Since 2000 there have been around 448 reported attacks in 25 African nations: over 172 murders and some 276 attacks not resulting in death (which include survivors of mutilations, violence, rape, attempted abductions, missing persons, grave violations, asylum and permanent residency cases). It is important to note though that many attacks and killings of PWA in Africa are not documented or reported.
How effective have government measures been to protect people with albinism?
To date, the Tanzanian government has done little more than talk and promise. Other than displacing children with albinism from their families and communities into profoundly under-resourced government schools, little else has been done. Protecting children by placing them in government schools for disabled children may have been a good short term precaution, but it also segregated and isolated them from their families, communities and society. Now, some of the children have been held there for up to seven years. It has now become a long-term human rights problem with no proposed solution by the government – they are now “internally displaced persons”.
Out of all documented attacks against PWA in Tanzania since 2000, only around nine have been tried in court to the point of conviction. Do the math. The attacks and killings continue with impunity.
The law is not the problem. There is sufficient law in existence to protect all PWA within Tanzania and many other African countries. The problem is a lack of political will and judicious enforcement of laws which already exist. PWA should not require special laws as if they are like every other citizen. They should simply be treated as equals and the laws applied as if they were valued citizens of their country. I assure you that if the President or Prime Minister had a child who was mutilated or killed for ritual purposes, the existing laws would suddenly become very effective.
The greatest enemy against PWA finding justice for the violation of their human rights in most African countries is the lack of social and political will. Very few citizens care enough to do anything – “they’re just albinos” – and are viewed as less than human.
This inhumane and criminal activity is treated with impunity in many African countries.
What measures do you feel are still needed to end the persecution and ensure effective protection?
I would like to see a change in the lack of social and political will towards an abundance of social and political will for the humanising, normalising of presence and social inclusion of their fellow citizens with albinism.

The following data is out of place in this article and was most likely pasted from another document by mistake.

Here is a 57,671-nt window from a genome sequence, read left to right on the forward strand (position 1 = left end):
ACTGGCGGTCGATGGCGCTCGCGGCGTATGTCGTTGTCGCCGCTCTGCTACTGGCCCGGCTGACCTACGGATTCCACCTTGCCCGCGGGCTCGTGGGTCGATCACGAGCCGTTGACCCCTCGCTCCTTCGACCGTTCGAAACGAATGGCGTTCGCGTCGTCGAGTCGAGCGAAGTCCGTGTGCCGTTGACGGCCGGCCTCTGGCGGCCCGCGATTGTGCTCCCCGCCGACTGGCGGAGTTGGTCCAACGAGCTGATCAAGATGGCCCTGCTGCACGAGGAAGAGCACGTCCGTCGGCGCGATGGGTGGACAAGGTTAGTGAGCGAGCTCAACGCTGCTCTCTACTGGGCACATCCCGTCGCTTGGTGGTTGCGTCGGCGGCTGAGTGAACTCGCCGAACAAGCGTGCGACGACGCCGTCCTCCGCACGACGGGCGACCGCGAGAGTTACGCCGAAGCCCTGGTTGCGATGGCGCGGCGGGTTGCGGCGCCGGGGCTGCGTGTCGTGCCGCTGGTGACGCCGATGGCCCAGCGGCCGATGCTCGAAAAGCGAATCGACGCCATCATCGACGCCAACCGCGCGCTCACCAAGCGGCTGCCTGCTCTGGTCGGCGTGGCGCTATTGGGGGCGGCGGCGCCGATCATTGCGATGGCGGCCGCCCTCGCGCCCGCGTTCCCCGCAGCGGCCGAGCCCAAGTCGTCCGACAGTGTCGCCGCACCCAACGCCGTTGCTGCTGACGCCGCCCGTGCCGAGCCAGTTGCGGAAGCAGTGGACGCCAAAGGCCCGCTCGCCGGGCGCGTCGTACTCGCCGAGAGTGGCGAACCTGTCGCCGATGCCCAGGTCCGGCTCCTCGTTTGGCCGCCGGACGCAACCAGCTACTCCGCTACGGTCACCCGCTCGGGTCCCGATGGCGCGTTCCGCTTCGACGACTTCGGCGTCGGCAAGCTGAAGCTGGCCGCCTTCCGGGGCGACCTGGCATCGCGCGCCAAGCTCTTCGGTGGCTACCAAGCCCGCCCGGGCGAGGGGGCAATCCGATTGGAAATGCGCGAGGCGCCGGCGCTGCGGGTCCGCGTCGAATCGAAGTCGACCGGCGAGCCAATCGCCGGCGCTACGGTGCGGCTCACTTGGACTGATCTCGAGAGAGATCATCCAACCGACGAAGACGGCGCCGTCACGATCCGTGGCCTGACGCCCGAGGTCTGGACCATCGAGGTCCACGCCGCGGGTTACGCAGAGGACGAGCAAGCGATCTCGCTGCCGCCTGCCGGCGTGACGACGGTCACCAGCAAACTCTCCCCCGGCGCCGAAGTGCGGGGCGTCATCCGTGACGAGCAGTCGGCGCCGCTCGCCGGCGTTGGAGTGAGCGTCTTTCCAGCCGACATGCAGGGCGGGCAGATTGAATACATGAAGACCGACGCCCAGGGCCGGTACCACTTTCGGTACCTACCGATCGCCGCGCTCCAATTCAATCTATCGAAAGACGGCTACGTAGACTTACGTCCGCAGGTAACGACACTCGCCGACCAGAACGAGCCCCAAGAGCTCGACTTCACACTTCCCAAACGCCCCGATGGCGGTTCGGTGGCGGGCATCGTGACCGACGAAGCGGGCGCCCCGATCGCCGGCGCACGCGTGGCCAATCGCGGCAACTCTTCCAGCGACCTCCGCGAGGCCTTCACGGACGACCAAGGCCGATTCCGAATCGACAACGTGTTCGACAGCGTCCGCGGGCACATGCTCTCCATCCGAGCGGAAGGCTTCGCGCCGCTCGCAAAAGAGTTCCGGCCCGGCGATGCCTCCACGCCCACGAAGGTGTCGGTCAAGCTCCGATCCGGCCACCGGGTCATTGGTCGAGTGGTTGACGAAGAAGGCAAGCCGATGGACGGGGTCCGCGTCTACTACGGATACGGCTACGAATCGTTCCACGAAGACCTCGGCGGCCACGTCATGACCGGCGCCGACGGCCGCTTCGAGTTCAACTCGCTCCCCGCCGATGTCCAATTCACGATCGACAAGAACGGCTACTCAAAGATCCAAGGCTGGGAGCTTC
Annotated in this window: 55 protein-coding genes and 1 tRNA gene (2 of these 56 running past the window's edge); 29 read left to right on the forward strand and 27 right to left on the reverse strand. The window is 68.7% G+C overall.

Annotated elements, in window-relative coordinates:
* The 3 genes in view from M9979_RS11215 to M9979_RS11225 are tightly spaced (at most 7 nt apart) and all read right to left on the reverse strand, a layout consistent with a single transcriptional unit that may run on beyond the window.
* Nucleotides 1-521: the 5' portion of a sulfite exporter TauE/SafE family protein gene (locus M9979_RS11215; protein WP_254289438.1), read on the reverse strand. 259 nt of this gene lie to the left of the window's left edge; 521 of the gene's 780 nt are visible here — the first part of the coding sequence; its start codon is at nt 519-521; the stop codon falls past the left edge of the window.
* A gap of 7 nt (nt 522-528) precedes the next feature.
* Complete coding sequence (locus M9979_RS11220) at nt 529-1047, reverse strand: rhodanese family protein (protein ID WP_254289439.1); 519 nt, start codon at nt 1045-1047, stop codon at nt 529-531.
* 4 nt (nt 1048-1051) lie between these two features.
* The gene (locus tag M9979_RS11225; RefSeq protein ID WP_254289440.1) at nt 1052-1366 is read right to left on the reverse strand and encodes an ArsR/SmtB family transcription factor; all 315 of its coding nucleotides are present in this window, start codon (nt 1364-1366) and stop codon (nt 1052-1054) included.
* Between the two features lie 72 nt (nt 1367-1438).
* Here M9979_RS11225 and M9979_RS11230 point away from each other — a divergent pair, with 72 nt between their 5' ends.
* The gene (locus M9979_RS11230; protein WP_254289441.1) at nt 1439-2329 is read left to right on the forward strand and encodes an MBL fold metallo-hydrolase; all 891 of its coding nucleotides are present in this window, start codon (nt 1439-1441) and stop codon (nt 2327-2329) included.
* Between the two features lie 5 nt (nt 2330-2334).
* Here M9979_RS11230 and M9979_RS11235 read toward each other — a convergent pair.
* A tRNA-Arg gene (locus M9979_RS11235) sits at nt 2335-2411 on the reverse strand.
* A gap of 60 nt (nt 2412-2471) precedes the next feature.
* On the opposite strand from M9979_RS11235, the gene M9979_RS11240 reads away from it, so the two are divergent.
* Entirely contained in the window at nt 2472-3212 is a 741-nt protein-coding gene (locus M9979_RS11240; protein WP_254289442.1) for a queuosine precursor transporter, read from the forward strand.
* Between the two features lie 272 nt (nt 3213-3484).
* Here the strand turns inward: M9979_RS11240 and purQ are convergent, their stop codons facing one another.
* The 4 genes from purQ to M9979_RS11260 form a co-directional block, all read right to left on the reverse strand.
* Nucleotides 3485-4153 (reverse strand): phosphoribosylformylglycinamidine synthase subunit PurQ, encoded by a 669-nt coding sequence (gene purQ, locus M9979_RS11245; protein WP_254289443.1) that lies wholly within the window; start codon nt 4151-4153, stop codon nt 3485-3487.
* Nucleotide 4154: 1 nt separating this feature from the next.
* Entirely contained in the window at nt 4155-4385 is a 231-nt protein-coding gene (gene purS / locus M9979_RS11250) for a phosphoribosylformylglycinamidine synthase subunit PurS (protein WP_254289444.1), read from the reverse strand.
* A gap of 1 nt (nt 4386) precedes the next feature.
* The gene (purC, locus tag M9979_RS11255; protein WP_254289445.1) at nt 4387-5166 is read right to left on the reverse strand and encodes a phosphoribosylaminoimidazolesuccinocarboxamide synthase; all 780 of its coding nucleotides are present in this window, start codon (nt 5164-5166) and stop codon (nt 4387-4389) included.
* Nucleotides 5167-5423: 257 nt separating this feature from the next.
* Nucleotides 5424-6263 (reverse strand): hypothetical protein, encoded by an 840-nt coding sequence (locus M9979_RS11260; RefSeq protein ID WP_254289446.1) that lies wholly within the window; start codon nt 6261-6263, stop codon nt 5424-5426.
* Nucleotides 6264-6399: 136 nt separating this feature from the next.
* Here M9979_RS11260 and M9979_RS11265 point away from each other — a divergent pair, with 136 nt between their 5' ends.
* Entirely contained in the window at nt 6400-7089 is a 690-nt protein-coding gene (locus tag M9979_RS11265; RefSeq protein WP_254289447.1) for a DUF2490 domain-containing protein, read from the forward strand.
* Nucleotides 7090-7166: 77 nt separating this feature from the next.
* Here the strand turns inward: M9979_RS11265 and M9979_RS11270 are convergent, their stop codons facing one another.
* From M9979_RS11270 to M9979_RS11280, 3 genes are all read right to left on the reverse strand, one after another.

To offer protection and reintegration, societies must also want this, since they are the ones who need to integrate with fellow citizens with albinism. Governments have to address albinism in the same way they address HIV, Aids and malaria. They need an ongoing, country-wide education campaign to correct myths, misunderstandings and fears within society about albinism.
Reintegration without creating awareness will only recreate the problem. How can PWA feel safe if their family and community do not understand their predicament?
But social change is a long slow process. It takes generations to stop discrimination and introduce human rights, especially in rural areas. You don’t have to look past the African/American situation to verify this. Many people had to die and generations had to “die off” before the average citizen of African descent could count on the laws of the land and their community for protection and equality.
Like the USA after segregation, and like South Africa after Apartheid, PWA in Tanzania are in for a long, slow, painful, messy, multi-generational journey toward human dignity, human equality and human rights.
How can the international community help?
Raise awareness about this issue wherever they go, including embassies in affected countries. It is also helpful to seek information. One can consult various sources online, including the Under the Same Sun website, our Facebook page for updates as well as our Youtube channel.